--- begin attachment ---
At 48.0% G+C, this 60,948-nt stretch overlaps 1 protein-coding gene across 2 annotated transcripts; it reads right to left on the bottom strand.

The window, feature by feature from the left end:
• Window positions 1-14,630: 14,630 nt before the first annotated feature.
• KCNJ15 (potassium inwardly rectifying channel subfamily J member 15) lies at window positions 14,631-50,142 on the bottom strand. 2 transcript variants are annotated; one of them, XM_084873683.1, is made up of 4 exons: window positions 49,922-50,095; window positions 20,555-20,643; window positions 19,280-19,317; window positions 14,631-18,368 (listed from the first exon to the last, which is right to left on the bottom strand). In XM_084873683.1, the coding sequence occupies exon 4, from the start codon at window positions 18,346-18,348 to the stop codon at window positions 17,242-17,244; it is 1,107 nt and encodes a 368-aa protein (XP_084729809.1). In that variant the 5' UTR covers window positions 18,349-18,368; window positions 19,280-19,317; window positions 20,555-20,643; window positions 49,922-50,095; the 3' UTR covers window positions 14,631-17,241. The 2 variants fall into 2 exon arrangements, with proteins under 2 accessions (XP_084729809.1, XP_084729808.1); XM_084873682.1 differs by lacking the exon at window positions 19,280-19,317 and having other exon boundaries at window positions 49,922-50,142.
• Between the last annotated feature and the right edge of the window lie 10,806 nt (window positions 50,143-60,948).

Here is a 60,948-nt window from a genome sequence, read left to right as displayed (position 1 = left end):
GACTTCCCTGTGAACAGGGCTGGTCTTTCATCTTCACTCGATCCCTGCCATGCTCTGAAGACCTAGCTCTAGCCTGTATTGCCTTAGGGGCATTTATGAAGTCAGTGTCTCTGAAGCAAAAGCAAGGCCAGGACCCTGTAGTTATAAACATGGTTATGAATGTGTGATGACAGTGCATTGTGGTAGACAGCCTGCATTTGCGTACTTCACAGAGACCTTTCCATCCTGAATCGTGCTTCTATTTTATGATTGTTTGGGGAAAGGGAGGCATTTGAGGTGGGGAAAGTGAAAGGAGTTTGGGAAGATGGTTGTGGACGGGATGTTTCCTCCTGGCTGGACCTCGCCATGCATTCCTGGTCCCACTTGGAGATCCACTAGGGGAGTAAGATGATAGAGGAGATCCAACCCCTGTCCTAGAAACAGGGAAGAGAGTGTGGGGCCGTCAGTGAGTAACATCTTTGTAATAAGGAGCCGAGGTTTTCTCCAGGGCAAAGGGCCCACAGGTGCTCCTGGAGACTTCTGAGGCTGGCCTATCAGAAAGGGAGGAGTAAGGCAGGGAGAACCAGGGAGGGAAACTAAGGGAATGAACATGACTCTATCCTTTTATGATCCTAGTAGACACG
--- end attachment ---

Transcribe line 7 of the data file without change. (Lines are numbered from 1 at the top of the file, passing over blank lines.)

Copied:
GACTTCCCTGTGAACAGGGCTGGTCTTTCATCTTCACTCGATCCCTGCCATGCTCTGAAGACCTAGCTCTAGCCTGTATTGCCTTAGGGGCATTTATGAAGTCAGTGTCTCTGAAGCAAAAGCAAGGCCAGGACCCTGTAGTTATAAACATGGTTATGAATGTGTGATGACAGTGCATTGTGGTAGACAGCCTGCATTTGCGTACTTCACAGAGACCTTTCCATCCTGAATCGTGCTTCTATTTTATGATTGTTTGGGGAAAGGGAGGCATTTGAGGTGGGGAAAGTGAAAGGAGTTTGGGAAGATGGTTGTGGACGGGATGTTTCCTCCTGGCTGGACCTCGCCATGCATTCCTGGTCCCACTTGGAGATCCACTAGGGGAGTAAGATGATAGAGGAGATCCAACCCCTGTCCTAGAAACAGGGAAGAGAGTGTGGGGCCGTCAGTGAGTAACATCTTTGTAATAAGGAGCCGAGGTTTTCTCCAGGGCAAAGGGCCCACAGGTGCTCCTGGAGACTTCTGAGGCTGGCCTATCAGAAAGGGAGGAGTAAGGCAGGGAGAACCAGGGAGGGAAACTAAGGGAATGAACATGACTCTATCCTTTTATGATCCTAGTAGACACG